O’Reilly has set herself a difficult task and she doesn’t use the “wife-was-actually-a-really-unpleasant-person-and-not-deserving-of-Daniel” device or the “elevating-the-new-woman-at-the-wife’s-expense” device to make it easier. Daniel’s wife was a nice and likeable person, very different from Catherine, and Daniel really loved her with all his heart. So, O’Reilly has to convince the reader that Daniel fell in love with Catherine completely and 100% and that Catherine isn’t second best, possibly even used only for sex. It’s the same thing Daniel has to do in regard to Catherine.

Here’s why it worked for me:

  • Daniel’s thoughts about the way he treats Catherine. He knows it’s not right to keep seeing her when he’s not sure he can love her completely.
  • the time factor: O’Reilly gives this story time. Between the first time Daniel and Catherine meet and the time Catherine accepts Daniel’s marriage proposal are several months; there are exactly 104 days between Daniel’s first proposal and Catherine’s acceptance.
  • Catherine’s awareness of Daniel’s struggle with his conscience and his feelings and her knowledge of herself.
  • “She hugged him, awkwardly at first, because she was so scared. She didn’t believe in many things, and although she believed in him, she wasn’t quite ready to believe in them. But when he looked at her, she could swear that really was love in his eyes. When she spotted her picture on his wall, she thought…maybe.
    And she gave herself up to him, gave him her heart, but still, she held back a little bit of her soul.” (p. 209)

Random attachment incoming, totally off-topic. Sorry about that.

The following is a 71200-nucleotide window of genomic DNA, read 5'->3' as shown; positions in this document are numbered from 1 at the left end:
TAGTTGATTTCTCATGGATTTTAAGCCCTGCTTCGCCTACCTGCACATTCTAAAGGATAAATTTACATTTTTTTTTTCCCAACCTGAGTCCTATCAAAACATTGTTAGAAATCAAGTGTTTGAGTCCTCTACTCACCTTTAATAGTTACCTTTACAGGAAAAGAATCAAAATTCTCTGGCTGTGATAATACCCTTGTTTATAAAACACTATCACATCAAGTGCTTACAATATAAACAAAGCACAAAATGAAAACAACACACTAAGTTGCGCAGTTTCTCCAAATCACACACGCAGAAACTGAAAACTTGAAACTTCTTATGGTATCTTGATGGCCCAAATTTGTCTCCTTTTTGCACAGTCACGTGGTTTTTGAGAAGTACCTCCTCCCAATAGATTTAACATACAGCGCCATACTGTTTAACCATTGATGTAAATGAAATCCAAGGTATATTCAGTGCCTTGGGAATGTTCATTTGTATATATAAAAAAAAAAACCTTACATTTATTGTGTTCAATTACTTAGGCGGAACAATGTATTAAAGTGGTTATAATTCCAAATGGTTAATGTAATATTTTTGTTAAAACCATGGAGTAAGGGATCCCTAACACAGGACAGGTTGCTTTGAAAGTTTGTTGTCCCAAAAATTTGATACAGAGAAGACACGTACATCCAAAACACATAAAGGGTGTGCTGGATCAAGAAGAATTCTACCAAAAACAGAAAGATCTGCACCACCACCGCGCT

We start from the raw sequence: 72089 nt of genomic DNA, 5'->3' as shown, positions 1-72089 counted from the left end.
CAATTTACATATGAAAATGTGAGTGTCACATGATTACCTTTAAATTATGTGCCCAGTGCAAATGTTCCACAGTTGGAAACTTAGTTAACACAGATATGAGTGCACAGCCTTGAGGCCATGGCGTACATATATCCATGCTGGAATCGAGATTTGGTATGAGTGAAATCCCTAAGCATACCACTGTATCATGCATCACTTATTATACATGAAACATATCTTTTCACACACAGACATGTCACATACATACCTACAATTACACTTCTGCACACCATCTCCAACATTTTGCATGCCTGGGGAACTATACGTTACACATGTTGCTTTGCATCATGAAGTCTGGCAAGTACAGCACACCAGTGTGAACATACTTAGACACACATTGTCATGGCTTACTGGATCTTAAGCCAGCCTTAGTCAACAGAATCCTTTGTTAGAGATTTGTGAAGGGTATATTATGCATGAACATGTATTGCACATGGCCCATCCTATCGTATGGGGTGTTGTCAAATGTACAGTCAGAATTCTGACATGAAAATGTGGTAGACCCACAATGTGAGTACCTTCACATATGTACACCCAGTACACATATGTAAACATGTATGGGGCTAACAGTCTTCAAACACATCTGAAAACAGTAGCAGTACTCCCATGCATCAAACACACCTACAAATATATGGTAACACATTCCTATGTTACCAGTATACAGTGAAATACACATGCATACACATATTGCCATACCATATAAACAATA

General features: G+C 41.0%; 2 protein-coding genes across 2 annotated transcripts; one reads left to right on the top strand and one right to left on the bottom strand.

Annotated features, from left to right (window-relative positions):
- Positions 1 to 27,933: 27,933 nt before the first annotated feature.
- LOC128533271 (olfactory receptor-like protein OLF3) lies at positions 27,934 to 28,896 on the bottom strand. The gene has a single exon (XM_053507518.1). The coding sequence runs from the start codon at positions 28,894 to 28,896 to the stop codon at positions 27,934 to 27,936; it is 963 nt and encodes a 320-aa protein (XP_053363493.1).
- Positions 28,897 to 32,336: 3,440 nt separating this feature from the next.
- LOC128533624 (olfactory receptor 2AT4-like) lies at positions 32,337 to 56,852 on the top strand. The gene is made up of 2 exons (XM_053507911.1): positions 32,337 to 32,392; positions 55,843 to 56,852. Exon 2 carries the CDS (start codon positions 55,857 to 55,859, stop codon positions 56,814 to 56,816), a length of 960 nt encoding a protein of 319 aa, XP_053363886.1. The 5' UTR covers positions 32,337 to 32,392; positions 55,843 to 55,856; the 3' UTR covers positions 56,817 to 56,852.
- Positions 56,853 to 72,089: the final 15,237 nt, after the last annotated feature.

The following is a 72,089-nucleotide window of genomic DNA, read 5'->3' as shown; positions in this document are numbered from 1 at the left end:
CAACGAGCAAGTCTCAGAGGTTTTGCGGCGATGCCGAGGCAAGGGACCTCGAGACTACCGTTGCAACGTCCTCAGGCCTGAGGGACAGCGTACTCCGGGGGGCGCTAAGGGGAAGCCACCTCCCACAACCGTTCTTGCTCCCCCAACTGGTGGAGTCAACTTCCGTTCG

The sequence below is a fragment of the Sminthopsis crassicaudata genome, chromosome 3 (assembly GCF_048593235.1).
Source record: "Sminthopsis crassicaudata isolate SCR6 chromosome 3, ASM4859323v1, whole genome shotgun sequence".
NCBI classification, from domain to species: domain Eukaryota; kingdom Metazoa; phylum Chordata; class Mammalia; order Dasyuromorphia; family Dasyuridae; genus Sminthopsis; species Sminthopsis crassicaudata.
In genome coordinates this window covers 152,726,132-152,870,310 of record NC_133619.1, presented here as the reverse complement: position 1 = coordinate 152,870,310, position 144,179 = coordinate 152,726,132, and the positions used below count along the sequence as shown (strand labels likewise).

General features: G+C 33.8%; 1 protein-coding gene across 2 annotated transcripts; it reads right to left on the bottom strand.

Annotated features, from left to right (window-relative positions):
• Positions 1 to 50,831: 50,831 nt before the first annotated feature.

Which is why she keeps Daniel waiting for her answer because she isn’t completely sure about their HEA yet.

  • little clues throughout the story that Daniel’s feelings are changing and he slowly comes to accept Catherine as the woman in his life now even if he doesn’t know it himself yet.
  • I liked that the beginning mirrored the end, making the structure of the story complete and whole.

All this together made me believe in Daniel’s and Catherine’s love and their HEA.

Sometimes I’m glad that I like my things to be complete.

One more thing: Lately I’ve been struggling with my grading of novels. Is it really 4/5 or isn’t it 3,5/5? Is it really 4,5/5 or isn’t it a straight 5/5? I didn’t ask myself such questions about Sex, Straight Up. The 5 / 5 grade for Sex, Straight Up was a sure thing the whole time I read the novel.

Now, maybe my grade will go down when I come down from my reading-it-induced high. Maybe I’ll see plot problems or some other bothersome things when I read it a second time. I don’t know. But maybe I won’t. And I think the fact that I didn’t waver with the grade as I did with the other novels that ended up with a 4,5/5 grade instead of a 5/5 grade is the best sign that Sex, Straight Up is a 5 / 5 for me.

Well, two actually: Catherine. Reading my comments, it might seem as if this story is only about Daniel, and that isn’t true. I think his character arc is more prominent because it’s tied to the main task the story has to accomplish, but Catherine isn’t just there. She’s very “real” and has problems and a development of her own. I really liked her and was very happy to read about such a heroine. It’s the whole package that made me like this novel.

Would I recommend this novel? Yes.

Would I read this novel again? Yes.

Grade: 5 / 5